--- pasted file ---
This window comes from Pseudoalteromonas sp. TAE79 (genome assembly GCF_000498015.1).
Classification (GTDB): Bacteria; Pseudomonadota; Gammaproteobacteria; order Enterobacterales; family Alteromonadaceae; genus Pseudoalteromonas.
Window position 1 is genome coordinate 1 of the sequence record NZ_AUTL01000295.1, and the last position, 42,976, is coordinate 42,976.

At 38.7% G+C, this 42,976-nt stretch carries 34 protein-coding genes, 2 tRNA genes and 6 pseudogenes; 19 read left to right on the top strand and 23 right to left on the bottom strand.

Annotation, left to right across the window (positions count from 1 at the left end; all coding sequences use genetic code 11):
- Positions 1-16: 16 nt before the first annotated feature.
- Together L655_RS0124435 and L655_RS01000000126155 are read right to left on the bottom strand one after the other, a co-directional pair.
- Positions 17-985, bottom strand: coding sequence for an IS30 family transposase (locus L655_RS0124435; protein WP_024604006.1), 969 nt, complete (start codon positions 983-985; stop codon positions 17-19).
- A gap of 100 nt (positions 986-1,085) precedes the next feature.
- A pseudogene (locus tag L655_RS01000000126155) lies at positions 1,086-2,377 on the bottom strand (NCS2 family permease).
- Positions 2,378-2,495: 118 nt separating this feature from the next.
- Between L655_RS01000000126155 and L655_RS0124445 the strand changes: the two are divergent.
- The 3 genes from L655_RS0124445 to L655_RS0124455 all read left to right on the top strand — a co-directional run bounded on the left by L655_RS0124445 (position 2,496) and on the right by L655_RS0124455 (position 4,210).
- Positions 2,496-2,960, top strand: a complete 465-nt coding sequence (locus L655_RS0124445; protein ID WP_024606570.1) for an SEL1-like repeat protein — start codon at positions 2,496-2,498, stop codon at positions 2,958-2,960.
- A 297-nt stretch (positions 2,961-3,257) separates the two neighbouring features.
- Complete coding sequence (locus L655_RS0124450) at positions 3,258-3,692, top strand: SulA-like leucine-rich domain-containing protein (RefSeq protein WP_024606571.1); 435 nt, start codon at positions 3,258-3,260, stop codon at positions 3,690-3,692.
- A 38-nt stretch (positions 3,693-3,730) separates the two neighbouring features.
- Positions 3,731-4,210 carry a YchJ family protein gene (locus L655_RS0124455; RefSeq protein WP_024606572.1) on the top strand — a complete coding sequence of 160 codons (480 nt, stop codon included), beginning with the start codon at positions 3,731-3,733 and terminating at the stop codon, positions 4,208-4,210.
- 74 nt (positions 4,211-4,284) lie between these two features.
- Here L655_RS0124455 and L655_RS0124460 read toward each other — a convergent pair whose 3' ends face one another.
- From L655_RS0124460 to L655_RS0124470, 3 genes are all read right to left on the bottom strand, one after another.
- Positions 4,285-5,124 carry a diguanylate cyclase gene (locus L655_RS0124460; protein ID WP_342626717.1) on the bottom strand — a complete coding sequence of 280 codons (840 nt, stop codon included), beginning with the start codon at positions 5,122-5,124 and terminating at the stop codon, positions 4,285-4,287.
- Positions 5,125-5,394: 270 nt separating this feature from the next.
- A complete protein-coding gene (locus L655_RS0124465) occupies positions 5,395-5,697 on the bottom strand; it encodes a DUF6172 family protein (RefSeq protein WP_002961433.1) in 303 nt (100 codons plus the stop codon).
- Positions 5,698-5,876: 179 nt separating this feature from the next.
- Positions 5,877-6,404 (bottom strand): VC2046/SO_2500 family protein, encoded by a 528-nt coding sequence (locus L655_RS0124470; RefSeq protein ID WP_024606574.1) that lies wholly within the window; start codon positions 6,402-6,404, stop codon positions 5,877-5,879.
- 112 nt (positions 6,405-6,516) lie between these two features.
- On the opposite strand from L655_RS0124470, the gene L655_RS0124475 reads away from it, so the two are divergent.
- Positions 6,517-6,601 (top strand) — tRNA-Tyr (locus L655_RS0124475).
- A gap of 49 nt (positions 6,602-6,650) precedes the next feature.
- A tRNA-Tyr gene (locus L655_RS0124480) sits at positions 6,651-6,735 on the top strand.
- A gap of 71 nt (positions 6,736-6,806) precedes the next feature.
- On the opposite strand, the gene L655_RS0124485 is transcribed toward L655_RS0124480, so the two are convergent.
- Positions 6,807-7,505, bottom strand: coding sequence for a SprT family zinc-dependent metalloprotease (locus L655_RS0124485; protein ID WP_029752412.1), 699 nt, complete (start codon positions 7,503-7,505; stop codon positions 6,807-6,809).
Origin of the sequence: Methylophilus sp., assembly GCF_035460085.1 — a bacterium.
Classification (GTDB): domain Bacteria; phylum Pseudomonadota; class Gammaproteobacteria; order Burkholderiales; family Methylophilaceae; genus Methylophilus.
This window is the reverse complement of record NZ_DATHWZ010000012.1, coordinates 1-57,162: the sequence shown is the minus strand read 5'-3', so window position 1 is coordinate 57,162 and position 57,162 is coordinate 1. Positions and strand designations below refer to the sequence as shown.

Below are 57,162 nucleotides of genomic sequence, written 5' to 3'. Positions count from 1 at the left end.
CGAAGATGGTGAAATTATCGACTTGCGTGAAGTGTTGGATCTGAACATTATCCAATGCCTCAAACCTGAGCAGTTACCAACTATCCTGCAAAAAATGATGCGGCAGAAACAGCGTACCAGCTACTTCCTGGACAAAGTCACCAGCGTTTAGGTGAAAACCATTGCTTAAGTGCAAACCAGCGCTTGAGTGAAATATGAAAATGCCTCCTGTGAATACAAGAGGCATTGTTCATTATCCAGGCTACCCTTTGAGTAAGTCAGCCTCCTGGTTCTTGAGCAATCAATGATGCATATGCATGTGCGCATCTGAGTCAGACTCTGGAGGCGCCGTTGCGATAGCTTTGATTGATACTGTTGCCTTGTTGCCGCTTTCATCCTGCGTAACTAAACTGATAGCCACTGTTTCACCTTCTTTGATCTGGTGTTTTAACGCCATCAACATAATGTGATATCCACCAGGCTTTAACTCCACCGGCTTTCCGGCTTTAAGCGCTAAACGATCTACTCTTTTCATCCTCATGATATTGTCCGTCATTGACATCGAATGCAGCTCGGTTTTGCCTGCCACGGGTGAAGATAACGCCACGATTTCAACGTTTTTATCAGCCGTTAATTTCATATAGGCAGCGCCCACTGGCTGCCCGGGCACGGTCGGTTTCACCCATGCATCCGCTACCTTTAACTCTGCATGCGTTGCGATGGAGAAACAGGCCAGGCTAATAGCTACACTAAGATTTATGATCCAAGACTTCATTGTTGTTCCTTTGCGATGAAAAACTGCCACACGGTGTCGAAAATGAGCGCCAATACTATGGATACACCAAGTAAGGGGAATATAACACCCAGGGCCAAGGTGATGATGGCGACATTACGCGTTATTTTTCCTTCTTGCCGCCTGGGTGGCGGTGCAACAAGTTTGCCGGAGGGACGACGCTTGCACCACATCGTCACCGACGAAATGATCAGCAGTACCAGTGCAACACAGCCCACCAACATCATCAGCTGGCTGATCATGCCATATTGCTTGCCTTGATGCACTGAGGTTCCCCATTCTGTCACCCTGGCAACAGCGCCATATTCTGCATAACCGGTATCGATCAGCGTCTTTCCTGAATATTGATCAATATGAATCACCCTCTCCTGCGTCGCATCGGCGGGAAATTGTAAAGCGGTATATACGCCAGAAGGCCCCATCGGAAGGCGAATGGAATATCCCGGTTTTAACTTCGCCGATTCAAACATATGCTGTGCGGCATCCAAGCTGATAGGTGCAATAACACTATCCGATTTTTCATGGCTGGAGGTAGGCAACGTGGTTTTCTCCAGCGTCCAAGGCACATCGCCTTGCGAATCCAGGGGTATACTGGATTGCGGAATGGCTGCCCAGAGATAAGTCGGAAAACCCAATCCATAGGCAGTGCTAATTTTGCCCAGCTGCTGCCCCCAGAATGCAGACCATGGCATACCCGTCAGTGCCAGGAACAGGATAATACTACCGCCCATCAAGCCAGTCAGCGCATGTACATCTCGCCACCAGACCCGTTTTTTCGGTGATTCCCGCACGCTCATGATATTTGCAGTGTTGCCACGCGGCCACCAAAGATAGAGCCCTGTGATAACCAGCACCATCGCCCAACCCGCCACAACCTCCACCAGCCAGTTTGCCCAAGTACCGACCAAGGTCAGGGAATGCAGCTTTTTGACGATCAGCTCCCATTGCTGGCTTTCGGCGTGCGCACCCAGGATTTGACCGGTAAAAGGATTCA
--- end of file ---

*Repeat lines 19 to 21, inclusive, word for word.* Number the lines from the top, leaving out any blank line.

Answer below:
- 74 nt (positions 4,211-4,284) lie between these two features.
- Here L655_RS0124455 and L655_RS0124460 read toward each other — a convergent pair whose 3' ends face one another.
- From L655_RS0124460 to L655_RS0124470, 3 genes are all read right to left on the bottom strand, one after another.